Tuesday, February 9, 2010

Google Earth Project

I am going to be mapping all the places that I have road a bike in my life. I was going to map all the places I have lived, but since I have only lived in two places, I figured it would be boring. But, I have road a bike many places around the country and in Mexico.
The tour starts where I first learned how to ride a bike, in the back yard of my home in Laguna Beach. I am going to map all the places I have road a bike chronologically, from where I first learned to where I went mountain biking down a mountain and almost everything in between. This tour is going to map where I road bicycles and dirt bikes, not any other motorized bikes.

Where I plan on mapping:

Laguna Beach, CA
Littleton, CO
Morro Bay, Ca
Catalina Island, Ca
Greenwich Village, NY
Strasburg, CO
Mammoth Mountain, CA
San Francisco, CA

This project did not turn out well for me. I was unable to upload all the pictures in the matter that I wanted, As a result, the idea of my project changed as I kept failing to do what I wanted within Google Earth. My original idea, showing all the places where I road a bike, was scratched to tour of San Francisco. I started out at the Golden Gate Bridge and then went to the Oakland Bay Bridge and then made my way through all of the main tourist spots in the city. This idea was more fun for me and for some reason it was somewhat easier. But then of course when I went to put the whole thing together, it did not work and all my images were lost and apparently I did not save it correctly. So, once again I was left with nothing.

Finally, I decided to go super simple and document the Olympics in Canada. I just took a few pictures of skiers, snowboarders and ice skaters and placed them in the area where they would be performing. It was a very short clip with not much detail. But of course, I did not save the images right and lost the whole thing again.

Overall I was unable to come out with a complete Google Earth movie of my bike riding adventures, a tour of San Francisco or even of the small documentation of the winter Olympics in Canada. I made several attempts complete this project, but it ended up being extremely stressful and aggravating.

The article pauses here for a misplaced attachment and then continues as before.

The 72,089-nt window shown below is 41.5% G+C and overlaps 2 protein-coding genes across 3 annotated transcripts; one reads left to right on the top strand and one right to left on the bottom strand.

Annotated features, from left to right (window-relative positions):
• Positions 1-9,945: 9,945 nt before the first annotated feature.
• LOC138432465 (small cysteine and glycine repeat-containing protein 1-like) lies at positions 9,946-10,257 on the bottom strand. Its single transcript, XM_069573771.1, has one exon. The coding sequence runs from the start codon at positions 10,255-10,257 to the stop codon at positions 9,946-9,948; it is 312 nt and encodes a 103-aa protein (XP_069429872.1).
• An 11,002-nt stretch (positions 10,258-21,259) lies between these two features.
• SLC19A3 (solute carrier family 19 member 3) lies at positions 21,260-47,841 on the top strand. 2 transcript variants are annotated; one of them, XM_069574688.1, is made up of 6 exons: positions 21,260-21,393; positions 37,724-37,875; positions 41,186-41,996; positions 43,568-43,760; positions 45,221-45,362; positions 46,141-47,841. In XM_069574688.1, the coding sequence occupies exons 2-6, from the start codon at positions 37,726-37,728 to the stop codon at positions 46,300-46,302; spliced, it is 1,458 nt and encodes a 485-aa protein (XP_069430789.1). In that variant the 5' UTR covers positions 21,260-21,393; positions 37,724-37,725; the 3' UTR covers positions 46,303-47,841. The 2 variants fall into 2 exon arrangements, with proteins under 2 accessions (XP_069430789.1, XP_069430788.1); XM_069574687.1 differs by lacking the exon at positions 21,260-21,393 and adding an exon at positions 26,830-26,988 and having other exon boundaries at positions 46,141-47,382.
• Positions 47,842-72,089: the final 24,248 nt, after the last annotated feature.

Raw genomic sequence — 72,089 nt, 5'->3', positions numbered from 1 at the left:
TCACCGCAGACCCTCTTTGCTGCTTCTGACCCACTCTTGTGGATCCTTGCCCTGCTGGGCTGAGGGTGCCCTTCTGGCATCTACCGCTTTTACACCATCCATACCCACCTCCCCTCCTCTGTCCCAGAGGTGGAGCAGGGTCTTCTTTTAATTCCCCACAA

Links Related to Google Earth:

This artist used Google Earth to show the wonders of the Prado Museum in Madrid, Spain. They took outside shots of the museum with Google Earth and then zoomed inside the building all the way up close to an individual painting. The artists also added in video of them making the Google Earth video. I found this very interesting because it showed me that Google Earth does not have to be used just for showing different locations in a movie, but it can be informational for a specific place.

Google Earth Blog, by Evert Schut:

This collection is very interesting. It does not use Google Earth for making a movie at all; the artist takes snap shots from the Google Earth application from outer space and then paints that image using different mediums. The Artist Evert Schut is a biologist/ environmental expert BIJ education and trade, but he says he an artist at heart. He is from Gelderland in the Netherlands and until he discovered Google Earth and it's potential for new art forms he painted landscapes with a tendency towards abstraction.
(I was unable to embed this blog onto my blog, so this is the like to view the art)


Monday, February 1, 2010

Sol Lewitt on Conceptual Art

After reading Sol Lewitt's article, I gained a better understanding on what Conceptual Art actually is. "Conceptual Art is made to engage the mind of the viewer rather then the eye or emotion of the artist." I thought this to be interesting because most artist try to convey a message or feeling to the viewer through their piece, but with Conceptual Art, the artist is just making the art with the idea in mind that "different people will understand the same thing in a different way."
There were a lot of interesting facts and sayings through out the whole article which allowed me to grasp the thought process of creating a conceptual piece. At one point Lewitt mentioned that the thought process of the piece is sometimes more interesting than the final product, which I agree with. I have always enjoyed viewing the artists sketches, drawings, models, and notes on a certain piece more than the final piece of art. It has always been humbling to me to see that even the best artists mess up and have little crappy doodles and that they are not afraid to hand them up next to their final product.
There is one question that Lewitt asks in the article "What size is best?" I instantly connected with. I never know what size my painting should be. This has always been something I struggled with, not only because I have a limited amount of work space, but because I just don't know what size my pieces should be.
I am going to end with a final quote from Sol Lewitt, " Conceptual Art is only good when the idea is good"... like that is not intimidating at all.